I wish we had more time in Russia. After so much trouble getting our visa, it’s too bad we couldn’t see more of the country. But we had family and friends to meet in Italy, so we couldn’t dawdle in this country. Still, we saw several influential cities and some really neat sights. And the train ride through Siberia wasn’t awful either. Here’s what we thought of the largest country in the world.
Top three experiences?
- Seeing the Red Square in Moscow.
- Seeing downtown St. Petersburg.
- Seeing the Winter Palace and the Hermitage.
- Riding the Trans-Mongolian Express. Seeing the scenery fly by was a surprisingly fun experience.
- The Winter Palace and Hermitage in St. Petersburg. Its size is unfathomable, and there was a huge collection of great paintings and stunningly ornate rooms.
- St. Basil’s Cathedral in Moscow is exactly what you think of when you think of Russia. The building is in immaculate condition, and we saw it near sunset when its colors are brightest.
Bottom three experiences?
- Finding our hostel in St. Petersburg. (They gave us really bad directions.)
- All the bureaucratic silliness with our visas and registering. We kept hearing conflicting reports about the visitor registration rules, so we ended up not doing it at all. Luckily, we didn’t have any problems leaving the country.
- Spending money so quickly. It’s going to be hard to stay under budget in Europe.
- Russians were unhelpful and somewhat unfriendly. They weren’t rude, just somewhat cold.
- Finding our hostels in St. Petersburg and Moscow were difficult. The directions weren’t written very well, and streets weren’t consistently signed.
- Getting a visa for Russia in the first place was a huge pain in the ass. There’s a lot of conflicting information on the Internet and the costs are very high for Americans. We weren’t sure we’d even be granted access to Russia when we entered Mongolia. (Fortunately we were, because we would’ve had to take an expensive flight out of the country.) I’d like to put a plug in for Everbrite’s Russian information site, since her information helped us get into the country.
Nikki: Believe it or not, I’d say it was a dinner we made! Just BBQ chicken and potatoes, but it was really good.
Brad: We grilled up chicken with BBQ marinade and boiled little potatoes in our hostel one evening. It was simple, but delicious.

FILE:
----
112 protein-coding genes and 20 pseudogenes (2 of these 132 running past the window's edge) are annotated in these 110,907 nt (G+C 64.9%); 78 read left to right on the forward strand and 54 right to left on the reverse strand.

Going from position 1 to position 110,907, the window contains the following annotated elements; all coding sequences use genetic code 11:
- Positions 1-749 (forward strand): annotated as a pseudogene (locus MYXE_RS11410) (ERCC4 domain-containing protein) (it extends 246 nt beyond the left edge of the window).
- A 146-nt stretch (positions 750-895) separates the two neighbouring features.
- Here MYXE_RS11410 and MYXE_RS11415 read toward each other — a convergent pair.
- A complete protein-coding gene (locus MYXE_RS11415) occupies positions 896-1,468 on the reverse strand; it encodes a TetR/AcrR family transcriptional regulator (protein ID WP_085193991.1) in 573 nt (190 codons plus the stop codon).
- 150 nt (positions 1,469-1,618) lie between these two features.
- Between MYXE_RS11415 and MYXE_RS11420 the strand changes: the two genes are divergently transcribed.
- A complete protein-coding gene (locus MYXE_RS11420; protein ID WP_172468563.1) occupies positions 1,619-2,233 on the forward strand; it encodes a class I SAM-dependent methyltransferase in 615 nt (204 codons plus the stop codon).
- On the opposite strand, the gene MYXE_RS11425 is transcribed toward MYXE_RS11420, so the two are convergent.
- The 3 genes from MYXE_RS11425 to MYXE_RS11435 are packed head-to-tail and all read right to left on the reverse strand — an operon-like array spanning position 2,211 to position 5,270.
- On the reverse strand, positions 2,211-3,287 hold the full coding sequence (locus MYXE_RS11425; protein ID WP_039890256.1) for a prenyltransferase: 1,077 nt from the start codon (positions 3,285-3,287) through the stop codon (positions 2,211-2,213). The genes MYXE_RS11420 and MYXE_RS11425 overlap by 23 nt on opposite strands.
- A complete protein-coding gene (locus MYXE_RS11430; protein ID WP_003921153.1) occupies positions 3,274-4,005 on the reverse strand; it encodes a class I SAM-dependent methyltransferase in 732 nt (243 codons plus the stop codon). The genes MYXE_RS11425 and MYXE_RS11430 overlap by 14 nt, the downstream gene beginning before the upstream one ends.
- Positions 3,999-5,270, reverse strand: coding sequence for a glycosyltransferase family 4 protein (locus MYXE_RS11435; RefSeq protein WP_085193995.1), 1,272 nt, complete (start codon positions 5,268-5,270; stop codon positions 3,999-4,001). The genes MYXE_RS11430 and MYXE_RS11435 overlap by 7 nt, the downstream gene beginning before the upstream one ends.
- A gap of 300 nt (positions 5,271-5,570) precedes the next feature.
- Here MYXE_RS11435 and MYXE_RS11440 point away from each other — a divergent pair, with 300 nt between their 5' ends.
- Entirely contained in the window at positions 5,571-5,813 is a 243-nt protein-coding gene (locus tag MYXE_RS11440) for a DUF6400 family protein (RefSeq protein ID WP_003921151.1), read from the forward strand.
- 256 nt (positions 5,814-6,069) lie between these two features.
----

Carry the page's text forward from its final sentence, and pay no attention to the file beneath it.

Nikki: Whatever I got at a food court in Moscow. It looked like a pizza, but it had a (bad) meat crust.
Brad: The instant noodle dinners on the train got old after a while.
Favorite person we met?
Nikki: David from Spain was quite entertaining.
Brad: I’m having a hard time remembering that night, but I think I enjoyed talking with David in St. Petersburg.
Nikki: We didn’t have any major disasters!
Brad: The vodka and 2 liters of 9% beer didn’t go over great. I wasn’t feeling very well that night.
Favorite place we stayed?
Nikki: The Soul Kitchen Hostel in St. Petersburg was awesome! Clean, good facilities, convenient location, and great atmosphere. It was one of the best places we’ve stayed.
Brad: The Soul Kitchen in St. Petersburg was really nice.
Worst place we stayed?
Nikki: The hostel in Novgorod. Our room was clean and new, but the rest of the building was decrepit and there wasn’t a kitchen.
Brad: The “hostel” in Novgorod had decent rooms, but it lacked both soul and a kitchen.
Best thing we didn’t blog about?
Nikki: Spending a few hours in Gorky Park. It was a really nice park to relax in.
Brad: I enjoyed hanging out in Moscow’s Gorky Park waiting for our night train to depart. There was a fountain show to music, a good hot dog stand, and a crazy-good rollerblader.
Nikki: The huge escalators and ancient train cars in the Metro subway system.
Brad: In Novgorod and St. Petersburg, sunset was around 10:45PM, and dusk ended around midnight. It’s very strange looking out the window after 11 at night, the sun’s only setting, and people are still walking through the streets like it’s only 7 at night.
Favorite Soviet arcade machine?
Nikki: The snake game where you have to eat the bunnies, but not the carrots.
Brad: I liked the “Soviet Boi” game. This site has information on how the game works, and you can even play it online!
Statistics for Russia
Statistics for the Trip
* Tetris & Dr. Mario on ZSNES